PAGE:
Monday, November 16, 2009

HUNTER & HUNTED

A Cooper's hawk lands in the box elder beyond my workroom window.
Something—a slight noise, intuition—causes the hawk to looked behind…
…and then to turn around…
…for a perch and view facing toward the sound.
Every single inch is scrutinized…
…no direction is overlooked.
Eighteen inches from the window, and fifteen feet from the keen-eyed hawk, a chickadee huddles, back to the feeder which blocks the hawk's view—and seems to stare imploringly at me to not give it's precarious position away.
Even closer to the hawk—in fact no more than five feet away, in plain view on the same side of the tree as the Coooper's—a gray squirrel flattens, caught without refuge, masquerading as a bump in the bark an eyeblink from winged death. Only by holding their places until the hawk gives up and flies off does either near-victim manage to escape the hawk's notice.
——————
Too often, I expect, when we consider wild creatures, we do so with a sugar-coated, Disneyesque overview that ignores the precarious reality of their daily existence.
It isn't easy being a chickadee or gray squirrel, field mouse or raccoon, coyote or Cooper's hawk. Life is tough—quite literally, a life over death struggle. Moreover, a struggle which must be played out and won day after day, winter, spring, summer, fall.
The first imperative, as it is for all of us inhabiting plant earth, is eat or die. Some of us pampered folks might take a rather long time to actually die of starvation. But if you're small with a high metabolic rate, you can starve to death in a matter of hours if you fail to find sufficient food for your next meal.
Food equals energy equals life.
No matter which wild creature you study, one of the first things you realize is how much time that animal spends looking for something to eat and/or actually eating. Grazers graze…a lot. A downy woodpecker spends practically every waking hour pecking and probing up and down the trunks of trees and their branches, looking for insects and spiders, grubs and larva, plus a few tasty seeds picked up along the way. In fact, most birds spend most of their awake time eating or looking for food.
So do squirrels. Yes, they chase around through the treetops a bit, and occasionally stretch out on a limb in the sun for a nap—but mostly they look for food and eat what they find. The same can be said for skunks, woodchucks, and whitetail deer.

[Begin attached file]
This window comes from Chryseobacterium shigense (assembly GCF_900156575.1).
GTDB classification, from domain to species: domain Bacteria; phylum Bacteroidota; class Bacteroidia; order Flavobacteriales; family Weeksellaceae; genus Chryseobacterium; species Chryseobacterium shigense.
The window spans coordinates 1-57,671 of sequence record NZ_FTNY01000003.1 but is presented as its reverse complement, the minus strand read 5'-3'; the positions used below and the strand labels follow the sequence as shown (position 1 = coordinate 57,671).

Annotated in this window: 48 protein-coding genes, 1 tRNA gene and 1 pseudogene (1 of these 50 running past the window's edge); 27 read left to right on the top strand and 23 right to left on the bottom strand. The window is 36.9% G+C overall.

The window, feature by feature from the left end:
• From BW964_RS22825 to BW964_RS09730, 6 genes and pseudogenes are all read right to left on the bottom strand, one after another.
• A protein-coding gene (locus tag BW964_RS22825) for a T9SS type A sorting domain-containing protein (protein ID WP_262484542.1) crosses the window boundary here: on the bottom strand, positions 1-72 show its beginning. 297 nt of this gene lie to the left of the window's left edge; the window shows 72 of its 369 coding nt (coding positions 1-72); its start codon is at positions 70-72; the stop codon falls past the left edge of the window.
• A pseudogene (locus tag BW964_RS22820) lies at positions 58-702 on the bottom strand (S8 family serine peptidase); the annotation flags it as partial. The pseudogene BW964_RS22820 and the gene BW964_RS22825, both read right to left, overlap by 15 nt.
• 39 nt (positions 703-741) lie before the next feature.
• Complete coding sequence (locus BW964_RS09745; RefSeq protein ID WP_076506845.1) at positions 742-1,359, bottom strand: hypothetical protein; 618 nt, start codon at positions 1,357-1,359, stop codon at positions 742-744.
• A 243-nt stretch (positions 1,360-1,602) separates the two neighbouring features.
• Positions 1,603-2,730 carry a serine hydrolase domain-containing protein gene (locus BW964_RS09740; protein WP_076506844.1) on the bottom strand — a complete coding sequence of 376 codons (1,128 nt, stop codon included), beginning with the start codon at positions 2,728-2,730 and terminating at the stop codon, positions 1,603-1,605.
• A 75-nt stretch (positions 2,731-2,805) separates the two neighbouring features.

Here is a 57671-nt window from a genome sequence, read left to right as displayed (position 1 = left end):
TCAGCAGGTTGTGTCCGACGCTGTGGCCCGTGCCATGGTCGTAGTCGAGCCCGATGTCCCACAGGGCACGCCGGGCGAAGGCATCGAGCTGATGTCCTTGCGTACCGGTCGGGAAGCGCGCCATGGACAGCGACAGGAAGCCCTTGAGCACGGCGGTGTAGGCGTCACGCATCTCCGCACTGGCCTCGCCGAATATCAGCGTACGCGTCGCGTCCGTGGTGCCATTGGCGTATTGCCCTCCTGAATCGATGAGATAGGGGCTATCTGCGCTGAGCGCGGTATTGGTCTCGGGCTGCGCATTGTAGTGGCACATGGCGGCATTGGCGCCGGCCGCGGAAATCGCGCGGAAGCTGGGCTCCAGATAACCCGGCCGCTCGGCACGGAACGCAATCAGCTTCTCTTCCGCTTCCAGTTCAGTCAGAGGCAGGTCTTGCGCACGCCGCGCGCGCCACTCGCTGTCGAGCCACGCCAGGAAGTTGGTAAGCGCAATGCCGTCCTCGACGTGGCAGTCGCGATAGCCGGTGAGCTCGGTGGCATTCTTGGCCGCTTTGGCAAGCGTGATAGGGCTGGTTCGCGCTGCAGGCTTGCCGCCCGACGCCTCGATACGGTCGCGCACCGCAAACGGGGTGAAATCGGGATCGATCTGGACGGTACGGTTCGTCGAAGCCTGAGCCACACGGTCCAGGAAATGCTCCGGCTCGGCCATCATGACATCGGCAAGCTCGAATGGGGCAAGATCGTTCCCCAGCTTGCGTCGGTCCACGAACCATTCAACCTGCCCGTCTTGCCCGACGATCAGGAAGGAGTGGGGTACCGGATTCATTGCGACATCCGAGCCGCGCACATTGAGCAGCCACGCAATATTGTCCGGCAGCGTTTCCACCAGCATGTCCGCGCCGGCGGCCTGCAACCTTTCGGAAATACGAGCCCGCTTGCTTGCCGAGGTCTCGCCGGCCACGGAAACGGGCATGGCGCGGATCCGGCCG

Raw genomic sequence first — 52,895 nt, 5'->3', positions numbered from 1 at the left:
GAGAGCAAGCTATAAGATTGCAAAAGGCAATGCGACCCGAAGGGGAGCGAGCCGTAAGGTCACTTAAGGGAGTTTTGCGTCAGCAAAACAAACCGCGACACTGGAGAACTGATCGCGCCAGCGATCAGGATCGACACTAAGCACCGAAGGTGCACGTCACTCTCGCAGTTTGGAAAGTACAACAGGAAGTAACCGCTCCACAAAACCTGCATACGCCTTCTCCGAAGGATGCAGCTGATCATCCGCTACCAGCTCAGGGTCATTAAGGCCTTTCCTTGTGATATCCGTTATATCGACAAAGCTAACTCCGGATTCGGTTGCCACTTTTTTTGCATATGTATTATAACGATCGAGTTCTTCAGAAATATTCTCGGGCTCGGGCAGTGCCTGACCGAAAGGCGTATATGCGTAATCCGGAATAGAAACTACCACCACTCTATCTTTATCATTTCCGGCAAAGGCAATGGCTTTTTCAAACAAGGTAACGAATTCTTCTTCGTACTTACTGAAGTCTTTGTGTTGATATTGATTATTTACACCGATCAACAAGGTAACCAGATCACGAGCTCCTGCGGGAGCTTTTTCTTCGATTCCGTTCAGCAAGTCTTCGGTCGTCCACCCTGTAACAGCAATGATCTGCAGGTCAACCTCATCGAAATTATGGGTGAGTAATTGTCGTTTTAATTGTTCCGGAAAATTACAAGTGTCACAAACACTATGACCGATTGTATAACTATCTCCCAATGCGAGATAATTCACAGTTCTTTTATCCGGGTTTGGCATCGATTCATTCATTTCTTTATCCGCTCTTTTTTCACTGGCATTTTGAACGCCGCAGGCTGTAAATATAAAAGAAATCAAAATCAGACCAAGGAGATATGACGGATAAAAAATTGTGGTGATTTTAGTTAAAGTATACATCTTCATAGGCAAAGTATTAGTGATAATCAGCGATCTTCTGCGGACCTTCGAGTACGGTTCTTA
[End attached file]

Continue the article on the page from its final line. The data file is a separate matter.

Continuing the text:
Eat or die, there's no other choice. But there's an addendum to the equation: for most animals, it's eat or die…and sometimes die by being eaten. The life-and-death dynamics of predator and prey. To search for food, you must expose yourself to becoming food; the consumer consumed.
At the risk of being labeled anthropomorphic, I'd say there's desperation and terror on the face and in the eyes of the chickadee—and a look of near-resignation on the gray squirrel. A cognizance by both that death is close, maybe inevitable.
If you're lucky, you've never known the experience of being prey. Not much hunts us except other men. The fear of death stalking and finding us amid the long grass, or in a sudden, sharp-taloned swoop from the sky, is not chief among or modern worries. For that, I'm very glad.
Nor should we look upon this hunting hawk as a villain. It isn't, no more than the downey woodpecker searching for an ant or beetle among the folds of bark.
Still, I'm happy that, this time around, both the chickadee and squirrel escaped…though I hope the Cooper's hawk didn't go hungry too long thereafter.

28 comments:

Carolyn H said...

Lovely photos of the Cooper's Hawk. the chickadee looked especially tense, i thought.

Carolyn h.

Gail said...

HI GRIZZ-

Your photos/images and expressive words about life and death and falling prey and how we all eat to not die is just amazing. I REALLY was effected by this piece tremendously.
The metaphors here are spectacular. As humans we spend a lot of time considering our next meal - albeit easy access for most There are some that scavenging and scrounging and searching all day for food is part of their day as well - not unlike the hawk, squirrel or woodpecker. Some humans are more aggressive than others - maybe that has to do with hunger or fear. Some have fallen prey to a stronger more aggressive more afraid hungry hunter - they have been killed for their days find. As I read your powerful words detailing survival in the wild - I was drawn to image the inner city - not too far from here - they are the hawk and the squirrel or the chickadee - exactly what you described is happening to our hungry homeless brothers and sisters - because like you said - "food equals energy equals life."
I am stunned by the parallels you have creatively imaged. Stunned.

Love to you my amzing creative friend
Gail
peace.....

The-Grizzled-But-Still-Incorrigible-Scribe-Himself! said...

Carolyn…

I felt really sorry for that little chickadee. It just looked terrified.

(The photo wasn't very good because of the reflection of a shelf in my room. But the best I could manage from that angle; same on the squirrel pix.)

The-Grizzled-But-Still-Incorrigible-Scribe-Himself! said...

Gail…

Most of us never give it a thought—but as recently as a generation or two back, "eat or die" dictated the lives of many mainstream Americans. My parents in their youth, and my grandparents for most of their lives, lived on a farm where they raised or grew all their food. They lived well. But they would have starved had they not supplied their own needs directly.

Nowadays we substitute dollars for the necessary hands-on fulfillment of our food needs. We still must have the food, but we let others raise and grow it, put it somewhere (a grocery story) where it's easy to obtain, and pay them for this service.

But the eat-or-die imperative remains.